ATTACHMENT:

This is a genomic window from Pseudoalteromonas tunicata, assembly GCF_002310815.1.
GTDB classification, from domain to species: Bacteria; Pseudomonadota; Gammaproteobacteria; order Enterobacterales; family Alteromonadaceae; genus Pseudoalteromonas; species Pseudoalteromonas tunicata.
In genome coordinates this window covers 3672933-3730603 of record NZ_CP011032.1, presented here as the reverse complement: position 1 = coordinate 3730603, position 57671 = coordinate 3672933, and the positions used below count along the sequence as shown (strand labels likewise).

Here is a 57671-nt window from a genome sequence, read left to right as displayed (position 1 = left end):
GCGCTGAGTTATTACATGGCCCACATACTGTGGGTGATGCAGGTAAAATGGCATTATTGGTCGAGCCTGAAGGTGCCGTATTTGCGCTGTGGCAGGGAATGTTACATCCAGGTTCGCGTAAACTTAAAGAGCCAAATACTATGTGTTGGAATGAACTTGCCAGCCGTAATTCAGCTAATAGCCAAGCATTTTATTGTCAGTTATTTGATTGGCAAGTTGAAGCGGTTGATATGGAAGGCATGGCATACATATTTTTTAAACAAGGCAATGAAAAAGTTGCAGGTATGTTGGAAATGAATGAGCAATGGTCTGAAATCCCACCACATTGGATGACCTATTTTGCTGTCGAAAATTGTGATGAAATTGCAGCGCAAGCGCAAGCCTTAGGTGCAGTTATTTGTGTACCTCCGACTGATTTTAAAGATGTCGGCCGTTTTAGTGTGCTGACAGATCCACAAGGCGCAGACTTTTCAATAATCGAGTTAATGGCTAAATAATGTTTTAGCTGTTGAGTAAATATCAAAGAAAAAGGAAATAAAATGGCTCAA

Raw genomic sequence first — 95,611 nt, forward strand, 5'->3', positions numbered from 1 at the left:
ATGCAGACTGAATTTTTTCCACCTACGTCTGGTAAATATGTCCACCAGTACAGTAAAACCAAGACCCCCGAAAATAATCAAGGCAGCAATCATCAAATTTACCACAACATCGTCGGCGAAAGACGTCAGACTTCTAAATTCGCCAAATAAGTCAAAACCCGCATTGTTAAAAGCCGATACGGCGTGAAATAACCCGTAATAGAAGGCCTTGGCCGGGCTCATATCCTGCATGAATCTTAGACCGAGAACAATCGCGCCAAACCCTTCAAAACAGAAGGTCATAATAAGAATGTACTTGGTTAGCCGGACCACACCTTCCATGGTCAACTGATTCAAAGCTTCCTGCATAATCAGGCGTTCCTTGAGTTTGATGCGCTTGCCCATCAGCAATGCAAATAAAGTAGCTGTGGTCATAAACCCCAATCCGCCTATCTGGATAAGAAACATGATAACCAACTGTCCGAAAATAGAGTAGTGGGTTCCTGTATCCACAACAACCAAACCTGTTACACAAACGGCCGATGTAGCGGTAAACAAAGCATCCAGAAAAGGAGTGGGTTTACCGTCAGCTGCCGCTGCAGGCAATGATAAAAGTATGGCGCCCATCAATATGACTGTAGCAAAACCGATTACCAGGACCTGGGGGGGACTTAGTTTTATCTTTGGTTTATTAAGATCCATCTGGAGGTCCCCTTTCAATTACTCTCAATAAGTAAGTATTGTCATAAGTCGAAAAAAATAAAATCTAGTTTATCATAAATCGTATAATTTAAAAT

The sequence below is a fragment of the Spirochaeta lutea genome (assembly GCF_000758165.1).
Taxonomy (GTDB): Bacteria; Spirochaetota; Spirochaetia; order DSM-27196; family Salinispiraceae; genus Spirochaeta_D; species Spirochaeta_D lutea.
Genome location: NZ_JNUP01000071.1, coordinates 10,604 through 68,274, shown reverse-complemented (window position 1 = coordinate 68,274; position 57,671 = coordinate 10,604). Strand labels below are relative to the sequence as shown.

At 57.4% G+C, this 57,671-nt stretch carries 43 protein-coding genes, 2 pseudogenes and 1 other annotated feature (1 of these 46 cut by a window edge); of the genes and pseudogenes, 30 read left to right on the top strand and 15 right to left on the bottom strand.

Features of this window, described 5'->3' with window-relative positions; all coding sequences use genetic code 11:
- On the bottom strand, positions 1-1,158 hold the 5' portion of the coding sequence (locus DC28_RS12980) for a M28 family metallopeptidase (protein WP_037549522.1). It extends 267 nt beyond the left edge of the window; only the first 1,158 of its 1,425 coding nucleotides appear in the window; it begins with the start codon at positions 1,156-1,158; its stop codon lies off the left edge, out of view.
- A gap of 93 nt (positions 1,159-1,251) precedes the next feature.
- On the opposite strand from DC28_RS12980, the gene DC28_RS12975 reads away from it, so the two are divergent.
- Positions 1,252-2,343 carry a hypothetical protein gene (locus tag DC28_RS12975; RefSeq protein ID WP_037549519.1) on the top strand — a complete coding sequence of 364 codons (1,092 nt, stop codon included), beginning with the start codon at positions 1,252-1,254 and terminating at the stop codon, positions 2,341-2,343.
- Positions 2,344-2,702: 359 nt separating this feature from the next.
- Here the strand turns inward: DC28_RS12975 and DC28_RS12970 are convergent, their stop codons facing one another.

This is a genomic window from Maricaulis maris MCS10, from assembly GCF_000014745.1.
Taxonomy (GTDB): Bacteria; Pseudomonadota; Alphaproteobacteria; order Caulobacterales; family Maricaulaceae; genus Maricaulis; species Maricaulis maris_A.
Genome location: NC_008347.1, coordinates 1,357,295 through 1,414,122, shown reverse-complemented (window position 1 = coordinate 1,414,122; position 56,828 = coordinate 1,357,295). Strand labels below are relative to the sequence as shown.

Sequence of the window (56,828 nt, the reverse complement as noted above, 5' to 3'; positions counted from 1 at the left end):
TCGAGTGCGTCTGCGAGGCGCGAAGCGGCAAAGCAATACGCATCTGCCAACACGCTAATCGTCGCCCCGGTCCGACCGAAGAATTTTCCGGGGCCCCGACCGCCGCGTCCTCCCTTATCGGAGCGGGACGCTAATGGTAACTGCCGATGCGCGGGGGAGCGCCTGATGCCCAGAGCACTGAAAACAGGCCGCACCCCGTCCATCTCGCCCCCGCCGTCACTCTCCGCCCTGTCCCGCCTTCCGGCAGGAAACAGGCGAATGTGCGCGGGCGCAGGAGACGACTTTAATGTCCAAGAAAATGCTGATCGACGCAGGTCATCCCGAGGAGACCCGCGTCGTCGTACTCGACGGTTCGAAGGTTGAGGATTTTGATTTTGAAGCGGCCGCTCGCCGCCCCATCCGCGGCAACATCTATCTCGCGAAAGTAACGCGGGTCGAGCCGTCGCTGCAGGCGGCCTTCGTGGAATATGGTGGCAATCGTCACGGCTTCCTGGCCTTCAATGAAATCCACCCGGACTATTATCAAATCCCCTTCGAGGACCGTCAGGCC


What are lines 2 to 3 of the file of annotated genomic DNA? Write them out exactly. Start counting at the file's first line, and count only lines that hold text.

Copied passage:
GTDB classification, from domain to species: Bacteria; Pseudomonadota; Gammaproteobacteria; order Enterobacterales; family Alteromonadaceae; genus Pseudoalteromonas; species Pseudoalteromonas tunicata.
In genome coordinates this window covers 3672933-3730603 of record NZ_CP011032.1, presented here as the reverse complement: position 1 = coordinate 3730603, position 57671 = coordinate 3672933, and the positions used below count along the sequence as shown (strand labels likewise).